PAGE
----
Cases of COVID-19 infections continue to rise daily and often in dozens because of the communicative and stealthy nature of the disease. While cures and vaccines are still beyond our reach, the best that we can do is to prevent the spread of the virus by properly identifying and caring for infected people. Unfortunately, human resources and equipment are running thin which is why a new project aims to make it possible to do tests at home, thanks to some help from the Gates Foundation and Bill Gates himself.
They say that prevention is better than cure and that may exactly be the case with the COVID-19 coronavirus. Many infections and even deaths may have been avoided with proper treatment and quarantines which, in turn, required identifying infections quickly. Government and private health care workers, however, are nearly at their limits because of the situation and conventional methods of testing may be counterproductive or downright risky.
A new process for testing funded by Gates and the Bill & Melinda Gates Foundation has taken root in Seattle, the city with the most number of cases and deaths in the US so far. The process involves answering questionnaires and then receiving a home-testing kit within two hours. The kit, which consists of a nose swab, could then be collected and the result may be known in just two days. Confirmed cases will then be shared with local health officials so that they can be treated properly and quarantined.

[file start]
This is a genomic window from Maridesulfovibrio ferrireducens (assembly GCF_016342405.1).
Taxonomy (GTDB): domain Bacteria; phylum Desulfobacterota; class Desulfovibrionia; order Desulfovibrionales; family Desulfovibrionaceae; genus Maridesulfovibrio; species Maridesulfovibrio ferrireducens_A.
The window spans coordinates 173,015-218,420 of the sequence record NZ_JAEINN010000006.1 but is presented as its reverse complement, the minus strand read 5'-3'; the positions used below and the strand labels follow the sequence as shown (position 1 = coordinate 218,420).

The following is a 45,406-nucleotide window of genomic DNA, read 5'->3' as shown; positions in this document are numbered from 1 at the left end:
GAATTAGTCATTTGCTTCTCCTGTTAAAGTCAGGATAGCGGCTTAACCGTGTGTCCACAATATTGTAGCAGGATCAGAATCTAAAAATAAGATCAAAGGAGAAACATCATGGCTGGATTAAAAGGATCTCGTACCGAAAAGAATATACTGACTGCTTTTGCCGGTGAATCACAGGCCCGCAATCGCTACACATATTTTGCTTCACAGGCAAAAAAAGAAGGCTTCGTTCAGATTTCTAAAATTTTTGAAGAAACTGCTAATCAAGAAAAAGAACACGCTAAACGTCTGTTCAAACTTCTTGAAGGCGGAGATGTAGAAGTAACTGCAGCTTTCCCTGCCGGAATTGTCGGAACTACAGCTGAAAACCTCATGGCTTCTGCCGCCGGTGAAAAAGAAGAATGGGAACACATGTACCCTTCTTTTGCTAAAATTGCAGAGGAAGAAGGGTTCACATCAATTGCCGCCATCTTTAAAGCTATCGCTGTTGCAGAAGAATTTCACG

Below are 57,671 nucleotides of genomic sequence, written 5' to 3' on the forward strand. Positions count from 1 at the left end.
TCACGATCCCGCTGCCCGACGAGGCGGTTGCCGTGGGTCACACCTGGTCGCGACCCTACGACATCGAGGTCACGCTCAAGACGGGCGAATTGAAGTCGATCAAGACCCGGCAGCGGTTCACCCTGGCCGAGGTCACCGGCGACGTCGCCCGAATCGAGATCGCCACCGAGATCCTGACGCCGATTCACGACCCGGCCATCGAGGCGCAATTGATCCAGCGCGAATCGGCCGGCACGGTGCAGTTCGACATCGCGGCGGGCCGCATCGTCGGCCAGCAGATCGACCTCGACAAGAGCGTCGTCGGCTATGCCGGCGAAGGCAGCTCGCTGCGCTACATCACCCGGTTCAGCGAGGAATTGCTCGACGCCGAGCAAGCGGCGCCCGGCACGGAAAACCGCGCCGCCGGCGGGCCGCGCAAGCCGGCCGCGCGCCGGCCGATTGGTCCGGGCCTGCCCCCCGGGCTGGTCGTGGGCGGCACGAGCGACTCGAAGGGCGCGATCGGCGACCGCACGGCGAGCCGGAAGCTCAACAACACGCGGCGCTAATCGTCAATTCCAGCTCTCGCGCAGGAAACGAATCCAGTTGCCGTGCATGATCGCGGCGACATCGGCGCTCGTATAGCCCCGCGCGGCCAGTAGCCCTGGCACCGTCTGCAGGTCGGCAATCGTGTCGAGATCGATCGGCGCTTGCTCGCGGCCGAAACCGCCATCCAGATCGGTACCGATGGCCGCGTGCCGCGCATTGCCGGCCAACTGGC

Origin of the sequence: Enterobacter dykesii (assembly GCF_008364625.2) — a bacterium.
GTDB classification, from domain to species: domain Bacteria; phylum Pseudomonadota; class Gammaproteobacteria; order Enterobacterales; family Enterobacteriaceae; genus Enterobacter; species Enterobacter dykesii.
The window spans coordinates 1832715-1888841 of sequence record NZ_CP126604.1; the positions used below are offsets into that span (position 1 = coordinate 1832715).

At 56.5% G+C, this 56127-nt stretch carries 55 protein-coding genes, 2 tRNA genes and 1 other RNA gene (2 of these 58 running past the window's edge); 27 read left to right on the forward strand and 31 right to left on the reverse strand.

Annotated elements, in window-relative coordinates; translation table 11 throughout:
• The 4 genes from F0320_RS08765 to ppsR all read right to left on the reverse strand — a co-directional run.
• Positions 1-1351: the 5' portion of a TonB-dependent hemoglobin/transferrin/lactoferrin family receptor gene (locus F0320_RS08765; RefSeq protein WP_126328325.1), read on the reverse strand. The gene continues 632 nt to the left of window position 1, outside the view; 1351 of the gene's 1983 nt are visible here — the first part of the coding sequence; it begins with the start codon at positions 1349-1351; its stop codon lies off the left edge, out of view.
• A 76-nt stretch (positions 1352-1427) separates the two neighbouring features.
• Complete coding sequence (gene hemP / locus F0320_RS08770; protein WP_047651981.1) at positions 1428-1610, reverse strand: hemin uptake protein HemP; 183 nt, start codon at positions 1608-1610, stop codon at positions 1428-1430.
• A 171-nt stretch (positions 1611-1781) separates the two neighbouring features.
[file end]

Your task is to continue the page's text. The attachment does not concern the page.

Such a testing process removes the need for people to visit a doctor or clinic and risk infecting others or getting infected themselves. Such a house-to-house effort, however, is well beyond the capabilities of already burdened health workers, which is why projects like these are critical in stepping up the pace and increasing manpower.
The project has grown out of the Seattle Flu Study, which is now shifting its efforts from influenza to the COVID-19 virus that shares many of the same symptoms. The Study has already uncovered a number of details around the mysterious virus during its early days and theorized that it may have been circulating in Washington state earlier than initially suspected.